Our EEOC in Action

by Ed Whelan

In a unanimous ruling today (in Equal Employment Opportunity Comm’n v. Kaplan Higher Education Corp.), a Sixth Circuit panel rejected the EEOC’s claim that an educational institution’s use of credit checks for job applicants had a disparate impact in violation of federal law.

As the opinion notes, “the EEOC sued the [institution] for using the same type of background check that the EEOC uses,” and the institution used that check in order to help ensure that its employees complied with Department of Education regulations limiting access to students’ financial information.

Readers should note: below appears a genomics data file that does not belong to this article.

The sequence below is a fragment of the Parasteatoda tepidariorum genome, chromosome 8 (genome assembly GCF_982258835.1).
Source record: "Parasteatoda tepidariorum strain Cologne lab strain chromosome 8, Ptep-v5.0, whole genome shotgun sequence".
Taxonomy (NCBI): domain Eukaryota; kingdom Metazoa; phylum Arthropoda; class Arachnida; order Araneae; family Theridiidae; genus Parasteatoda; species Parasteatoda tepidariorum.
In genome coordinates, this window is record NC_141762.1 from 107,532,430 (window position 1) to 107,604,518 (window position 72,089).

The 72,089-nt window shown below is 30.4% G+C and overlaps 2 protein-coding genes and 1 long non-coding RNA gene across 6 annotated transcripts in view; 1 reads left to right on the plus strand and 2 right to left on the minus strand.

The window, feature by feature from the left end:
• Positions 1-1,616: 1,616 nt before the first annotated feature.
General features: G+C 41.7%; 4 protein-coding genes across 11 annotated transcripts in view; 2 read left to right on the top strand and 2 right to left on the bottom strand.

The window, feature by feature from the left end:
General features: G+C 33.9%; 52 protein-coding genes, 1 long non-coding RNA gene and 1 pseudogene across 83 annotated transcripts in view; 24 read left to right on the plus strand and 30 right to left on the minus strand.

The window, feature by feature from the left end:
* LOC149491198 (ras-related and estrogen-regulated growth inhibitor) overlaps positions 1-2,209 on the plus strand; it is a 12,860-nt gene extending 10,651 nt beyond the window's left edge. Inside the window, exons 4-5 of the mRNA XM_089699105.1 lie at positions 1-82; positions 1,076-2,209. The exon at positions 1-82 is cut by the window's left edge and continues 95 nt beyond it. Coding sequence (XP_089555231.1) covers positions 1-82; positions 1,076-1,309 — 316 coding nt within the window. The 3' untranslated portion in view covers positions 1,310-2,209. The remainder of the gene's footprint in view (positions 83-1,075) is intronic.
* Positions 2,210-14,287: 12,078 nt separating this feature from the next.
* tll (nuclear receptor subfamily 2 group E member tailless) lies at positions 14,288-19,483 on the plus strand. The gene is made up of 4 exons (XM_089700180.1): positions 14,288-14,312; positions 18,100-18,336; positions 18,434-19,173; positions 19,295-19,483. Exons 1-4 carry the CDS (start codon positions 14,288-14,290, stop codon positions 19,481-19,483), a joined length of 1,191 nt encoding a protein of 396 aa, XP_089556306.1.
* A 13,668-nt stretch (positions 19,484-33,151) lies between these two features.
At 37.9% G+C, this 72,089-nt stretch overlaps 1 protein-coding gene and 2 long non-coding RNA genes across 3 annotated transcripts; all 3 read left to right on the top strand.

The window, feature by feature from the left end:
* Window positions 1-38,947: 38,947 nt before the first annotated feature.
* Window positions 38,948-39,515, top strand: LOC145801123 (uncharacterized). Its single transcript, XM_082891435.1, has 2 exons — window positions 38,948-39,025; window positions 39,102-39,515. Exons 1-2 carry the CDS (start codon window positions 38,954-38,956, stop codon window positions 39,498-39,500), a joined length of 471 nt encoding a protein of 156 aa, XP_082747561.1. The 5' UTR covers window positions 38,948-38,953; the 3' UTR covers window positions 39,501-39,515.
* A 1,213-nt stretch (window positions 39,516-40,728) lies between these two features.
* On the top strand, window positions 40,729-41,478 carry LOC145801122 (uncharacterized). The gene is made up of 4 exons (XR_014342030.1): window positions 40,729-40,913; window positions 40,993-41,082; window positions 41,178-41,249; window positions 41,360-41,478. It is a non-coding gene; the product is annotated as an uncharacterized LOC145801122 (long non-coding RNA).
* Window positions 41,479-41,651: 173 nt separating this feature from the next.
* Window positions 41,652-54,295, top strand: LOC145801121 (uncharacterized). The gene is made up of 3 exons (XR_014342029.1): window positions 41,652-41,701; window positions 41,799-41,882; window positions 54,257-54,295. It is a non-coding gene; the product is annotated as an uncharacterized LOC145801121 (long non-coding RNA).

On the merits of the disparate-impact claim, the opinion sums up the EEOC’s woeful failure to meet its burden:

The EEOC brought this case on the basis of a homemade methodology, crafted by a witness with no particular expertise to craft it, administered by persons with no particular expertise to administer it, tested by no one, and accepted only by the witness himself.

I’ll note that liberal icon Damon Keith was part of the unanimous panel; that’s further indication of how far afield the EEOC wandered.

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